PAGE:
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  1. Dia, A. T., Camara, M. D., Ndiaye, P., Faye, A., Wone, I., Gueye, B. C., … & Diongue, M. (2009). Contribution of supplementation by Spirulina to the performance of school children in an introductory course in Dakar (Senegal)]. Santé Publique (Vandoeuvre-lès-Nancy, France), 21(3), 297.
  2. Patel, S., & Goyal, A. (2013). Current and Prospective Insights on Food and Pharmaceutical Applications of Spirulina. Current Trends in Biotechnology and Pharmacy, 7(2), 681-695.
  3. “Sardines and Spirulina to Improve Diets in Central Africa.” MSN.com.
  4. Bermejo-Bescós, P., Piñero-Estrada, E. and del Fresno, A.M.V. (2008) Neuroprotection by Spirulina platensis protean extract and phycocyanin against iron-induced toxicity in SH-SY5Y neuroblastoma cells. Toxicology in Vitro, 22: 1496-1502.
  5. Bachstetter,A.D.,Jernberg,J.,Schlunk,A., Vila, J.L., Hudson, C., Cole, M.J., Shytle, R.D., Tan, J., Sanberg, P.R., Sanberg, C.D., Borlongan, C., Kaneko, Y., Tajiri, N., Gemma, C. and Bickford, P.C. (2010) Spirulina promotes stem cell genesis and protects against LPS induced declines in neural stem cell proliferation. PLoS One, 5: 10496.
  6. Montgomery, P., Burton, J. R., Sewell, R. P., Spreckelsen, T. F., & Richardson, A. J. (2013). Low Blood Long Chain Omega-3 Fatty Acids in UK Children Are Associated with Poor Cognitive Performance and Behavior: A Cross-Sectional Analysis from the DOLAB Study. PloS One, 8(6), e66697.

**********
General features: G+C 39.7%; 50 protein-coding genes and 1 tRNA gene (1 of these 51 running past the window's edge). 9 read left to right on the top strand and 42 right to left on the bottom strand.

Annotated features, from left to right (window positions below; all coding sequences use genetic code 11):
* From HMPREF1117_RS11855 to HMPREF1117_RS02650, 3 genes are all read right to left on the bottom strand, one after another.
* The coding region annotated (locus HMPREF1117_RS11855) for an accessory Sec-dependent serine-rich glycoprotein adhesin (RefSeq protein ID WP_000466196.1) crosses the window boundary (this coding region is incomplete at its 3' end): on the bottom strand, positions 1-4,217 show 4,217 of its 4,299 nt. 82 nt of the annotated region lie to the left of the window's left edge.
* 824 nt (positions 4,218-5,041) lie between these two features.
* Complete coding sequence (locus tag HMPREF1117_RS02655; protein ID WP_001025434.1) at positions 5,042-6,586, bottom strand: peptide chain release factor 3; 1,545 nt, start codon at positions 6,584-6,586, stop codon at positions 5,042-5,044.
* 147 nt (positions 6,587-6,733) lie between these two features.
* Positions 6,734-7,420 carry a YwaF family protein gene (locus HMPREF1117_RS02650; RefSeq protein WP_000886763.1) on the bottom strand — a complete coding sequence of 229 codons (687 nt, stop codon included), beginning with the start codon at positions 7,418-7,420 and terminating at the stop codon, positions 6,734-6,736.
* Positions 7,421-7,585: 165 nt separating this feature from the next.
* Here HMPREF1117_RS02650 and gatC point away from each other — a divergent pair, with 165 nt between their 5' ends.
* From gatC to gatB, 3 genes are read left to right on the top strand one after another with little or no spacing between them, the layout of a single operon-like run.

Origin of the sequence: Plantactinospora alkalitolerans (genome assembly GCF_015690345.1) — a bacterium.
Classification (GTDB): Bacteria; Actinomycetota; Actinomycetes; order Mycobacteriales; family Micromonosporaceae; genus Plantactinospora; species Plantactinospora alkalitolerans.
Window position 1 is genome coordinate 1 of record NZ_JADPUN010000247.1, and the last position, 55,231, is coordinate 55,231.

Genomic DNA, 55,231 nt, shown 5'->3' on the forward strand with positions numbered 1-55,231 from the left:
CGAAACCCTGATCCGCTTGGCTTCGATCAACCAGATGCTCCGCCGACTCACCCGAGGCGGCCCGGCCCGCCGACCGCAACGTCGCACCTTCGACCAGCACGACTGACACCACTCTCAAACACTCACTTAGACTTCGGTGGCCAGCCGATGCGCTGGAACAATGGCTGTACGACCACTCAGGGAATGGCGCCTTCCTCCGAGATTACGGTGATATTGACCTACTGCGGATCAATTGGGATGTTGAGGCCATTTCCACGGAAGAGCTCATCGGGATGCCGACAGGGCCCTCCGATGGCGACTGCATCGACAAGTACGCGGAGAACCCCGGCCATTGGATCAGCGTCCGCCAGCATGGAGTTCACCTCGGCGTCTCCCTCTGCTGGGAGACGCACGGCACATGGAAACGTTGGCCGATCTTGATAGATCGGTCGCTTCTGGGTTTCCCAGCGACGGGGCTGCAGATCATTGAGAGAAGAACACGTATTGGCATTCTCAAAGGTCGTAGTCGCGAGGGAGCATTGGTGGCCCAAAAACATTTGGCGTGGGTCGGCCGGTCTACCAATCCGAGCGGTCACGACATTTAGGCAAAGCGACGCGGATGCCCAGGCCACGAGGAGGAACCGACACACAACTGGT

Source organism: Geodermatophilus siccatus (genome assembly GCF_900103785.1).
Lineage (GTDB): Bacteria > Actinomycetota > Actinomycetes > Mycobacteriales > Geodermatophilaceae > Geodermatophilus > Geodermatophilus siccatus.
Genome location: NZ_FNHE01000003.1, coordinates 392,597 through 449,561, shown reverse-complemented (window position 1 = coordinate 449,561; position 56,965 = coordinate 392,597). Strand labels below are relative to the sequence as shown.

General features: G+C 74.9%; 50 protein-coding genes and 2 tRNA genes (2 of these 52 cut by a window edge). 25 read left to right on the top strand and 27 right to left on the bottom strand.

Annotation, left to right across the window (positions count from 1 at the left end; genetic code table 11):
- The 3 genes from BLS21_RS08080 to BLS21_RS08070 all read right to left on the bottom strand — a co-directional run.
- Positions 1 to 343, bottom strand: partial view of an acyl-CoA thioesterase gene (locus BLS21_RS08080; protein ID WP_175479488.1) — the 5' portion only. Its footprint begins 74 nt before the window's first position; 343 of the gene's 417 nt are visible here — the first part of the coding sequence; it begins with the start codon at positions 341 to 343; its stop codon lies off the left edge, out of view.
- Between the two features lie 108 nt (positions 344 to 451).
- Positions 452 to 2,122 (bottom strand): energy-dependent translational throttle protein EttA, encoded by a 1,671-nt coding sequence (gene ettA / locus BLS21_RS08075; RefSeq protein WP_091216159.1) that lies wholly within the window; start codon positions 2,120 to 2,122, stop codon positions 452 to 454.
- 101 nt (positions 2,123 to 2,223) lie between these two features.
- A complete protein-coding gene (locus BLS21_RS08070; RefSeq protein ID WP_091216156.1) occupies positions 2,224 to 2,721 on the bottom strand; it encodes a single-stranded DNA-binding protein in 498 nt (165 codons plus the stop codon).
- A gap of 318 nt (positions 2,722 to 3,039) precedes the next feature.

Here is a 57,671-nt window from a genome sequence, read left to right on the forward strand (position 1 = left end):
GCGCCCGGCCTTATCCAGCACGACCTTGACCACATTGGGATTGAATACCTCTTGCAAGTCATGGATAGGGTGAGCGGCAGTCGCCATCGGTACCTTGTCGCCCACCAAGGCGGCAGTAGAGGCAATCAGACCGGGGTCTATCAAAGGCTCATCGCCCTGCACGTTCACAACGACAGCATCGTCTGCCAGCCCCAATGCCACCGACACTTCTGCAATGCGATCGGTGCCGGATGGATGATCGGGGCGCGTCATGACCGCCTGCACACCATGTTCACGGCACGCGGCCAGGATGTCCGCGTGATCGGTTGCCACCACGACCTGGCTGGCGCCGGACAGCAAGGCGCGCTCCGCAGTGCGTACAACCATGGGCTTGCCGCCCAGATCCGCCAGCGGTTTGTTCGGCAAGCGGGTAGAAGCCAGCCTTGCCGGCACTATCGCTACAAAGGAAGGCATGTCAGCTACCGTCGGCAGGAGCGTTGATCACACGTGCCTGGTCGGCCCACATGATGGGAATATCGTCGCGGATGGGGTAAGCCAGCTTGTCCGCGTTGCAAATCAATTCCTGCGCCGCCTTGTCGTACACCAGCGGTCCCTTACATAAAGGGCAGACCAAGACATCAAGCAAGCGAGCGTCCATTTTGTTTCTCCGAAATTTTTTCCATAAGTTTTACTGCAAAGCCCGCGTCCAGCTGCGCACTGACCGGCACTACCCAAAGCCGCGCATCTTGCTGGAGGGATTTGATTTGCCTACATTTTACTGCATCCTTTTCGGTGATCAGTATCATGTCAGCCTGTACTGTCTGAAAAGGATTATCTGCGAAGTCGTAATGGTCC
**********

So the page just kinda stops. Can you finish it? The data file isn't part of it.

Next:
7. Shukla, V., Vashistha, M. and Singh, S.N. (2009) Evaluation of antioxidant profile and activity of amalaki (Emblica officinalis), Spirulina and wheat grass. Industrial Journal of Clinical Biochemistry, 24: 70-75.
  8. Bermejo, P., Piñero, E. and Villar, A.M. (2008) Iron-chelating ability and antioxidant properties of phycocyanin isolated from a protean extract of Spirulina platensis. Food Chemistry, 110: 436-445.
  9. Sharma, M.K., Sharma, A., Kumar, A. and Kumar, M. (2007) Spirulina fusiformis provides protection against mercuric chloride induced oxidative stress in Swiss albino mice. Food and Chemical Toxicology, 45: 2412-2419.
  10. Wakabayashi, Chisato, et al. “Behavioral and molecular evidence for psychotropic effects in L-theanine.” Psychopharmacology 4 (2012): 1099-1109.
  11. Nobre, Anna C., Anling Rao, and Gail N. Owen. “L-theanine, a natural constituent in tea, and its effect on mental state.” Asia Pac J Clin Nutrsuppl 1 (2008): 167-168.
  12. Liu, J-G., Hou, C-W., Lee, S-Y., Chuang, Y. and Lin, C-C. (2011) Antioxidant effects and UVB protective activity of Spirulina (Arthrospira platensis) products fermented with lactic acid bacteria. Process Biochemistry, 46: 1405-1410.